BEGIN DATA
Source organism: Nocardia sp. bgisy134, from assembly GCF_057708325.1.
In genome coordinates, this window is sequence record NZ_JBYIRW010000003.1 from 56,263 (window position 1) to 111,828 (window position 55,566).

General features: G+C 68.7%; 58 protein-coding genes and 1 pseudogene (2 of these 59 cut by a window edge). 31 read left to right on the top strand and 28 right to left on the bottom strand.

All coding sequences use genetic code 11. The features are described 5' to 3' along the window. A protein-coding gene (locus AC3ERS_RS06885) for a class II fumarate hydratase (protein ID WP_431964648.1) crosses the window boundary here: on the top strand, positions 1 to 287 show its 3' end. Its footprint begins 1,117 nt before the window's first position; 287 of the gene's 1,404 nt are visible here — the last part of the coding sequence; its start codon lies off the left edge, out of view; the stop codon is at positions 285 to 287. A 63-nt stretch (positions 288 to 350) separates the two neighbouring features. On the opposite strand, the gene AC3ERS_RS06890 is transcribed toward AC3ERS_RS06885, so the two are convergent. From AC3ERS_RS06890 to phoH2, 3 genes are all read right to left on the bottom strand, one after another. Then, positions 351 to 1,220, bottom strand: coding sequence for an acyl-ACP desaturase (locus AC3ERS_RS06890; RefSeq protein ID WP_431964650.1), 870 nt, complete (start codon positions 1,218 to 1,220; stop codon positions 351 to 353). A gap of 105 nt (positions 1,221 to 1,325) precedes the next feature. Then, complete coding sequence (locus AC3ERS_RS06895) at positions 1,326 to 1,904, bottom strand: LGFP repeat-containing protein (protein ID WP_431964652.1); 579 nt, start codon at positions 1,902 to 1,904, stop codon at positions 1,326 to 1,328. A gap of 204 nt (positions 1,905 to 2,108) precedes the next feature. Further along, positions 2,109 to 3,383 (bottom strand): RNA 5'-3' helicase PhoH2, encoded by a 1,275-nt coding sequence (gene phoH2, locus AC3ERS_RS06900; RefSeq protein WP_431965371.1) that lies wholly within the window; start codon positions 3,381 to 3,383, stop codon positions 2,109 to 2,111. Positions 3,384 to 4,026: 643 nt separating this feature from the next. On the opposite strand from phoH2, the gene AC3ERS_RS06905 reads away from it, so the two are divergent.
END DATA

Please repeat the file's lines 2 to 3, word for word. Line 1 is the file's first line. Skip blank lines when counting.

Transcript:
In genome coordinates, this window is sequence record NZ_JBYIRW010000003.1 from 56,263 (window position 1) to 111,828 (window position 55,566).

General features: G+C 68.7%; 58 protein-coding genes and 1 pseudogene (2 of these 59 cut by a window edge). 31 read left to right on the top strand and 28 right to left on the bottom strand.